If you are confused, the banks are only testing the "ledger" ability of block chains, not the "currency" aspect. The idea is that a block chain would be associated with asset (stocks, bonds, gold, whatever) and this asset could be traded directly between institutions and people without a trusted intermediary (a.k.a. the middle man). One interesting application, which boarder on science fiction, is the self-owning driverless car.

Comment Re:Just a moment, darling... (Score 1) 76

And whose fault is it that they are not comfy or pretty enough? I mean I am sure your wife, like mine, knitted her own socks from fiber that she has harvested, processed, spun, dyed? (It always surprises me how expensive DIY socks costs. I would have thought and some yarn and needles would be sufficient. But one has to have multiple spinning wheels, combs, etc. Then there are the conventions which are as weird as the science fiction conventions that I go to. The list goes on.)

Comment Re:Biased != Racist (Score 1) 445

It could also be a question of cultural competence. Higher income people tend to have more education so they know how the educational system works. Thus they can position their kids to do well on the tests, as was suggested by the article.

A good example of this is jigsaw puzzles. Jigsaw puzzles were one of the first tests used to measure IQ. In response, middle class parents bought more jigsaw puzzles. Their kid’s IQ increased. So, does exposing children raise their IQ or does it just help in passing a test? If it is just the latter than there are issues that need to be addressed.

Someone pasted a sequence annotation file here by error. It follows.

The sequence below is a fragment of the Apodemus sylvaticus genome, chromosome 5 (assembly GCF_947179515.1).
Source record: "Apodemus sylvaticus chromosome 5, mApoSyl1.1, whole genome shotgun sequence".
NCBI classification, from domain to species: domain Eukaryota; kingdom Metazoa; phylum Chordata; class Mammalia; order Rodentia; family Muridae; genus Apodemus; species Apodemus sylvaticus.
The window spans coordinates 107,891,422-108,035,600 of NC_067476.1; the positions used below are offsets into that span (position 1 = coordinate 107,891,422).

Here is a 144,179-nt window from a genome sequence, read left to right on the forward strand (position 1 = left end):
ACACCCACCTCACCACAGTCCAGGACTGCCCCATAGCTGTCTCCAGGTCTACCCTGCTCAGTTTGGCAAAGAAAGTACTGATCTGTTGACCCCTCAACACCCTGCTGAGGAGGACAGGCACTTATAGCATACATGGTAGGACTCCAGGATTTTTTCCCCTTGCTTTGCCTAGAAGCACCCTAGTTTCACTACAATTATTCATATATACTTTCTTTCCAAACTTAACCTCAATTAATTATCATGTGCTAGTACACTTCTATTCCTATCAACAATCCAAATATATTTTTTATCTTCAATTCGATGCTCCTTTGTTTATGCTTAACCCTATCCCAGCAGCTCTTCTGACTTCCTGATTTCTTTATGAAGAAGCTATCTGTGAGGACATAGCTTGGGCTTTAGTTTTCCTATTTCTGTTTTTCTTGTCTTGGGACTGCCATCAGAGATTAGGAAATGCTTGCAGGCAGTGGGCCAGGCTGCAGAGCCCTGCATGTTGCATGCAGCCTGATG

On a side note, the article made me chuckle a little. I went to a magnet school in Houston many years ago. Back then its criteria was explicitly racist. Houston was under a court order to integrate. All of the white rich kids went to private school leaving behind poor black kids, so there was nobody left to integrate. The magnet schools were created to lure white children into the system so some balance could be achieved.

Comment Re:Let them write it on paper (Score 5, Insightful) 508

I will disagree, and I would argue that computers should not be intruded into this classroom.

I tutor inner-city kids. Common issues are highly mobile families, poverty, English as a second language, and refuge status. They are academically behind their peers. Their parents are unsophisticated or put little emphasis on education. Throwing even modest obstacles can derail them.

I get why computers are important to education. However, this has to be a school wide initiative, not a classroom one.

Comment Re:Sycamore Partners is the real buyer (Score 2) 107

Those are the partners – that is the management of Sycamore. However, that is not who owns them.

Think of Sycamore as an investment advisor of a investment company, which is kind of like a mutual fund – it is the just the scale is very different. A few outsider investors (pension funds, the ultra-rich, etc.) buy shares in the investment company. The investment company than buys companies.

Sycamore is paid on the performance of the fund. They may or may not have a direct ownership in the investment company and thus may not have any direct ownership of Hot Topic.